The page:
What does a self-published author do after spending 20 years writing a non-fiction book about life after dying and coming back?
Take a well deserved holiday!
Edward chose to take a two week adventure in Tasmania, Australia.
He packed his carry on bag, a couple of copies of Uriel’s Gift, about 20 Uriel’s Gift notebook/business cards with the website inside and a notebook so he could jot down any spiritual visions or experiences while in Tasmania. Then he boarded the plane on the 2nd of March 2017 and flew to Hobart.
When he landed in Hobart and disembarked the first thing he noticed was the lack of humidity. It was cooler and drier than Queensland which felt amazing.
Living in Brisbane is great but when the humidity cranks up, it’s like you have to have a shower the minute you get out of the shower because you’re wet after getting dressed. Clothes stick to you and it’s hard to dry off unless you have air-con. Some people love it, some people don’t mind it, and others hate it.
Humidity has been pretty high in Brisbane lately and so, Edward thoroughly enjoyed a break from the moisture in the air during his two weeks in Tasmania.
Here’s a snapshot of his two weeks and what he thought of each area as he travelled around.
Edward flew into Hobart and checked out the city before heading off to Port Arthur. Below are some photos of his time there.
Edward likes old buildings, particularly the stone work and brick work, probably because he used to be a bricklayer, but now he moonlights as a personal carer for the elderly. But he’s never lost his love of old buildings.
Then he drove through the country side and visited many different areas. He loved the clean fresh air and the colour of the sky. You can see how beautiful it was in the photos below. Oh and there’s a photo of a wall of tools from a sawmill he visited in Strahan. Old tools inspire Edward, so he snapped up a photo.
And then he went to Cradle Mountain and had a look around. We made sure he took some selfies otherwise Edward would have only taken photos of the environment and brick walls since he loves brickwork, rocks and nature. But it’s always more interesting if you can see his smiling face from time to time.
Here he is at Cradle Mountain, sporting a tourist hat and doing his best selfie for us. Good on you Edward.
Edward went on a chair lift ride at Cataract Gorge in the middle of Launceston and took a photo of his knees to prove he was there. He had a great time visiting this area, gave the lady who sold him a ticket for the chairlift a bit of cheek and gave her one of his mini-notebooks as a gift.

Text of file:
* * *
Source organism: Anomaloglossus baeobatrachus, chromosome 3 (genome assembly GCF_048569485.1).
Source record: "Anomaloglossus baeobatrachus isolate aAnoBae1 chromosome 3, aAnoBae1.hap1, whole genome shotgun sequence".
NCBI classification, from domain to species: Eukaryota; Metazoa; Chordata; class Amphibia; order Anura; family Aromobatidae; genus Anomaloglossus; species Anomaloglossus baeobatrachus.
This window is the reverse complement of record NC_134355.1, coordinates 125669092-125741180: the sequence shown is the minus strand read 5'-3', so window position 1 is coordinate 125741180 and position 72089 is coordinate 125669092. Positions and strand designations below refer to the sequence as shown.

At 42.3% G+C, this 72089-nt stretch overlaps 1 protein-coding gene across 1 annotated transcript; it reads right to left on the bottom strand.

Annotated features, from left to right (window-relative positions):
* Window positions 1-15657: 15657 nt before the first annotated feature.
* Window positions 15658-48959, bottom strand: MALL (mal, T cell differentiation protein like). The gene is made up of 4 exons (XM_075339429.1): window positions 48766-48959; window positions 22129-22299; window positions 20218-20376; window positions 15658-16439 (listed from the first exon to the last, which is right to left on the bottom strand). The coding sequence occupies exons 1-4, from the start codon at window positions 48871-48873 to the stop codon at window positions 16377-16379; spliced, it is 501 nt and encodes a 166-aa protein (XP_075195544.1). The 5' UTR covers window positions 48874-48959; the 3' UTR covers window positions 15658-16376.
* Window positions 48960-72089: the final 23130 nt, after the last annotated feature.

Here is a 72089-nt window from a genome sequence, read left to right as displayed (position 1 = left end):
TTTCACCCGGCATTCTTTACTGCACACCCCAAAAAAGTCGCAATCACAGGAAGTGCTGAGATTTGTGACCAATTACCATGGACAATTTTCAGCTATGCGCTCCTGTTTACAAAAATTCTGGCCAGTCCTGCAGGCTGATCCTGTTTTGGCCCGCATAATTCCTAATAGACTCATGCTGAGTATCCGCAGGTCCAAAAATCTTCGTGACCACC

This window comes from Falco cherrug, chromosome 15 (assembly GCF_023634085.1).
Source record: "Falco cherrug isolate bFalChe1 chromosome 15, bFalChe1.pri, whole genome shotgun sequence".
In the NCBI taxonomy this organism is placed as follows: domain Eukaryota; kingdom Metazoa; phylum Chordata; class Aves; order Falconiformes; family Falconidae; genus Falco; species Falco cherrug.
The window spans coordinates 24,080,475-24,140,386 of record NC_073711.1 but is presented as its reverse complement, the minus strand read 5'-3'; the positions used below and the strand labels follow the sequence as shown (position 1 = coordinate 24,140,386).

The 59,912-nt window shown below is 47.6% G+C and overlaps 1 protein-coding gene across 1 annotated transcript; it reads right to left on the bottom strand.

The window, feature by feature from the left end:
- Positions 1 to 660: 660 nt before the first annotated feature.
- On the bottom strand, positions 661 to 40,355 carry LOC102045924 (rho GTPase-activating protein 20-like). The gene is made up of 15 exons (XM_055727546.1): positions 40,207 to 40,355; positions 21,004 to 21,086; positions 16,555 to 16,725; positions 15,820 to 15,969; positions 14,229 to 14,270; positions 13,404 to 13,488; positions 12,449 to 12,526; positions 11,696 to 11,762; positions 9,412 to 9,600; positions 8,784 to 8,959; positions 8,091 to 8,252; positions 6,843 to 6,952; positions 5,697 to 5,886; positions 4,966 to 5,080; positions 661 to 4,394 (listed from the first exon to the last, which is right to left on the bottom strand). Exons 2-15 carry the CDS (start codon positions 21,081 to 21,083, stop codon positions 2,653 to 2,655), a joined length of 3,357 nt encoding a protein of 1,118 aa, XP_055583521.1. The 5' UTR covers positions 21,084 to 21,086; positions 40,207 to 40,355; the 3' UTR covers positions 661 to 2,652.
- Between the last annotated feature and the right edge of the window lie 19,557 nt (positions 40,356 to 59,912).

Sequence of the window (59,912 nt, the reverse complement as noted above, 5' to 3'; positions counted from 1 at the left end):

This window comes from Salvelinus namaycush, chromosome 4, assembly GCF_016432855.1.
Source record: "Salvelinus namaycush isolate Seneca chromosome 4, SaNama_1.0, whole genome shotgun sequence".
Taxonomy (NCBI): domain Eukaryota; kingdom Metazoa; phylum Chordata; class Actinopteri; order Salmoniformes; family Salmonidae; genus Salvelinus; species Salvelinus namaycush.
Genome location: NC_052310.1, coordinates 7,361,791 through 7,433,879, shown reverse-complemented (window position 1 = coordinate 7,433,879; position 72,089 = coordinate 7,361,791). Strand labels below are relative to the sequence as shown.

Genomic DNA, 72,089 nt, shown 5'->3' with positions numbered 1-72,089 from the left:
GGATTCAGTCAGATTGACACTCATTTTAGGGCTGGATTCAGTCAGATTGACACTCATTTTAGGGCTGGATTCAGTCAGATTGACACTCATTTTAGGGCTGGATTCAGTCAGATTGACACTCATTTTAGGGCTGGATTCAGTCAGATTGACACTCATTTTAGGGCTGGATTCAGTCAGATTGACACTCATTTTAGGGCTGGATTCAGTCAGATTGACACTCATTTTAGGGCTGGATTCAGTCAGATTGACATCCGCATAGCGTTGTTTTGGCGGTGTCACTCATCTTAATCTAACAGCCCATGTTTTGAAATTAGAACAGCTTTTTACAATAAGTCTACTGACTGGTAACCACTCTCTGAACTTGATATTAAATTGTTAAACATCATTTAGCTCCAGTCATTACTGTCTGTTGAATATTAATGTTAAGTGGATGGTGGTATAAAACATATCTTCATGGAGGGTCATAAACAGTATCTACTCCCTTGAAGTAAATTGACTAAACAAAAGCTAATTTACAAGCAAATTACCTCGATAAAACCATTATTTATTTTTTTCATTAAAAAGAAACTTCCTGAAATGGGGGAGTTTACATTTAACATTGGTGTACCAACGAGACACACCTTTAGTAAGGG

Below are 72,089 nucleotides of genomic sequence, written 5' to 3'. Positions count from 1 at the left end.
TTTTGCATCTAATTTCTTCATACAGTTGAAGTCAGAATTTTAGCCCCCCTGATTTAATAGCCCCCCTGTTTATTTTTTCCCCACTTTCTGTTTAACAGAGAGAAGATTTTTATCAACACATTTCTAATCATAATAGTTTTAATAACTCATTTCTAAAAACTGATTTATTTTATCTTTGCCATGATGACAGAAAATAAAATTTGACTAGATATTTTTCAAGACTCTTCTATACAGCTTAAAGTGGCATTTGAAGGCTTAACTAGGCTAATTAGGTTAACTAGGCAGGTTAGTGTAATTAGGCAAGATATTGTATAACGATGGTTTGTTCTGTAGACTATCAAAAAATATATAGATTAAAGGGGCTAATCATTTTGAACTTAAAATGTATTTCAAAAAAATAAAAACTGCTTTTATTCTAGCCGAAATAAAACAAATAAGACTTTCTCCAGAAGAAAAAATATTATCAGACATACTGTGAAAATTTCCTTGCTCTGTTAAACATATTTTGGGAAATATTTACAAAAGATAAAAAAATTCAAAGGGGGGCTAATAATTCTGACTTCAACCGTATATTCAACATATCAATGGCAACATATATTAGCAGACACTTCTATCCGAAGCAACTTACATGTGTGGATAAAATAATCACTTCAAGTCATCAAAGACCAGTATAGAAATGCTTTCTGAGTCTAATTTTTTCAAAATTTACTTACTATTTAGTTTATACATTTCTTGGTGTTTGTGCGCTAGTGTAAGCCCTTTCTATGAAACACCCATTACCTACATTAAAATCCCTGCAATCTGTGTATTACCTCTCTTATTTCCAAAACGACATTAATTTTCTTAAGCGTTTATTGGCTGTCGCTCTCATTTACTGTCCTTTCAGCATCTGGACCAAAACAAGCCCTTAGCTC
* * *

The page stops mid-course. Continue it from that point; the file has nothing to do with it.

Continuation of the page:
Below you can see some photos of the Cataract Gorge’s gatekeeper’s house on the left.
Then the middle two photos are of the Pennyroyal Hotel (just one of the places he stayed). He loved this old building, especially the old stone work. He likes to look at the stone and think about how it was built and the skills of the people who built it. The stones reminded Edward of the tessellated beach.
On the far right, is a photo of a church door. He enjoys looking at the way these structures have been built and the craftsmanship involved.
Edward visited a few beaches too.
He checked out the beaches near St Helens.
On his holiday he had a few meals out and this is one of them. We think he was served one of the biggest breakfasts a person could eat in Tassie. Edward tired to get through this monster breakky but it beat him, or so he says …
Edward took time to check out museums and other things. He took a photo of leather handbags because he’s an avid leatherworker and makes his own leatherwork bags and wallets. But his real passion is making handmade leather bound copies of Uriel’s Gift.
Edward saw japanese macaque monkeys in the park at Launceston.
And when he went to the museum he also saw stuffed Quolls, a Tasmanian Devil and a Tasmanian Tiger.
No holiday is complete for Edward unless there is some appreciation of brickwork, stones, rocks or trees as you can see below.
Before he left to come home, Edward dropped into a couple of bookstores in Hobart and left them with a copy of Uriel’s Gift and a couple of his tiny Uriel’s Gift notebooks that have the website address inside.
They were happy to take his book and we hope whomever reads Uriel’s Gift in Tasmania enjoys Edward’s story.
Then on the 16th March it was time for Edward to fly back home to Brisbane and back to the humidity. He couldn’t resist taking some photos of the clouds while in the air.
Writing a review for an author helps other people find their books and we really appreciate you taking the time to do that for Edward.
But if writing a review isn’t your thing, maybe you might like to tell your friends on Facebook or Google or Twitter or in person that you’ve read a cool book and recommend Uriel’s Gift.
We’d really appreciate that too.